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NCLB Outrages

To hear why No Child fails, just listen to its supporters

Richard Rothstein discusses the orgy of hypocrisy going on across the country.

by Diane Carman

It wasn’t meant to be this way. Lawrence Hernandez was supposed to be the counterpoint to Richard Rothstein, who calls No Child Left Behind and its philosophical underpinnings “fraudulent.”

Instead, at a forum sponsored this week by the Bell Policy Center, Hernandez proved Rothstein’s point again and again.

Rothstein insists that the data are in and the evidence is clear: Great schools alone cannot reduce the achievement gap. Expecting that is irresponsible.

The education researcher, author and visiting professor at Columbia University Teachers College points to the vast disparities in child-rearing practices, health care, nutrition, early childhood educational opportunities and access to decent housing as the real factors affecting student achievement.

Hernandez calls those “excuses.”

The founder and principal of Cesar Chavez Academy charter school in Pueblo said he believes that schools can have a tremendous impact on a child’s life. In fact, he said, “the public school system is the only system that can make a difference in a child’s life.”

Just look at Cesar Chavez, he said. It’s 80 percent Latino, with 65 percent of the students qualifying for free or

reduced-priced lunches, 13 percent learning English as a second language and 10 percent receiving special education services. Still, despite those challenges, third-graders achieved 100 percent proficiency on state standardized reading tests in 2004.

While Hernandez attributes that success to high expectations, academic rigor, talented teachers and strong leadership, other factors also contributed to the students’ exceptional performance.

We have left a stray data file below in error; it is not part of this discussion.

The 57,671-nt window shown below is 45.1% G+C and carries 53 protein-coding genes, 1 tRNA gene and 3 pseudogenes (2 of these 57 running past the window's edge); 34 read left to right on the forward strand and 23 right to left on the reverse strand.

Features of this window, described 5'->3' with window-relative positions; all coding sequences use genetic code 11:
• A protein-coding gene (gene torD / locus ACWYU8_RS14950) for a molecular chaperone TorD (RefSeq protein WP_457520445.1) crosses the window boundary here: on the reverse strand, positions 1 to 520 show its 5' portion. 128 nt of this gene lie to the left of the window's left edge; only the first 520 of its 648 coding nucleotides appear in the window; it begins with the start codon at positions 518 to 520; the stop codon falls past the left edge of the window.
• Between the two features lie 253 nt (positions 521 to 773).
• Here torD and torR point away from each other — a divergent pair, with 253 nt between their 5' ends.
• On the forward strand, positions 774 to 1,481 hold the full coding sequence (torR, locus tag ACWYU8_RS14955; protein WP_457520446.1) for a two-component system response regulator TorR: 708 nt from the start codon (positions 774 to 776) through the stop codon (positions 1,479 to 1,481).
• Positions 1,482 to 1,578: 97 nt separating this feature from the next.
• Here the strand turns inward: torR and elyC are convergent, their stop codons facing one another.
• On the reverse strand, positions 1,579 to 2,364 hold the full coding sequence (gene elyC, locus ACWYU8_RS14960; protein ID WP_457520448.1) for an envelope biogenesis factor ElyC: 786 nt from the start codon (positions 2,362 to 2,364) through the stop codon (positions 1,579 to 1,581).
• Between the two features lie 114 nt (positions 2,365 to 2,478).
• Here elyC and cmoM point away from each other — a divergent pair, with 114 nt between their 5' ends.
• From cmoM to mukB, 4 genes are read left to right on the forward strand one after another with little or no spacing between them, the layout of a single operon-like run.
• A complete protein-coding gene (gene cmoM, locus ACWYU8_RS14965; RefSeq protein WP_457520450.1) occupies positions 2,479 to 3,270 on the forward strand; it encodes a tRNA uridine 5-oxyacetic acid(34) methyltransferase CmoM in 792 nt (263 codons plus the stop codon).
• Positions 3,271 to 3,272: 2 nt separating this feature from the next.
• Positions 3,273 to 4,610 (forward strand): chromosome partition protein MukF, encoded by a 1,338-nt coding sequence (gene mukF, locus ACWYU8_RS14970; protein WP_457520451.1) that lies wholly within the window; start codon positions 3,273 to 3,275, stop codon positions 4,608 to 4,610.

“The parents have to buy into what we’re doing,” he said, and that starts when they demonstrate their commitment to education by enrolling their children in the charter school.

The school also operates a preschool program, provides on-site health clinics with free immunizations and flu shots for children, and brings in physicians to give free physical examinations to children interested in joining athletic teams.

No student transportation is provided, so public and private money can be used to reduce class sizes, enhance teachers’ salaries and provide tutors for children who fall behind. But inevitably, this creates a barrier for children whose parents are not willing or able to deliver them to school every day.

In other words, not just any kid can go to Cesar Chavez.

Rothstein said there are plenty of examples across the country where the children of disadvantaged-but-highly- motivated parents are concentrated in intense, rigorous schools and do better than the mountains of statistics predict.

“That doesn’t mean the average is not meaningful,” he said.

In Colorado, the averages show that since the state began mandatory testing to measure achievement, the gap between rich and poor students has widened. With rare exceptions, despite intense pressure and threats to dismantle low-performing schools, children from poor families still are not achieving proficiency at rates better than when the frenzy over educational accountability began.

This is the case across the country, Rothstein said. We’re engaging in a “national orgy of hypocrisy.”

“We say we want to close the achievement gap between advantaged and disadvantaged children, and we’re simultaneously withdrawing support from the social and economic institutions that could enhance equality.

“Holding out the goal of closing the achievement gap through school reform alone is dangerous,” Rothstein said. “Holding schools responsible for a goal they can’t meet will doom public education.”

For those who reject the Jeffersonian ideal of free public education for all, the destruction of the public school system is something to celebrate cynically along with the growing achievement gap.

For everybody else, Rothstein’s work offers an ominous warning: If the orgy of hypocrisy continues, the global economy will leave us behind - all of us.

Diane Carman’s column appears Sunday, Tuesday and Thursday. She can be reached at 303-820-1489 or dcarman@denverpost.com.

— Diane Carman
Denver Post


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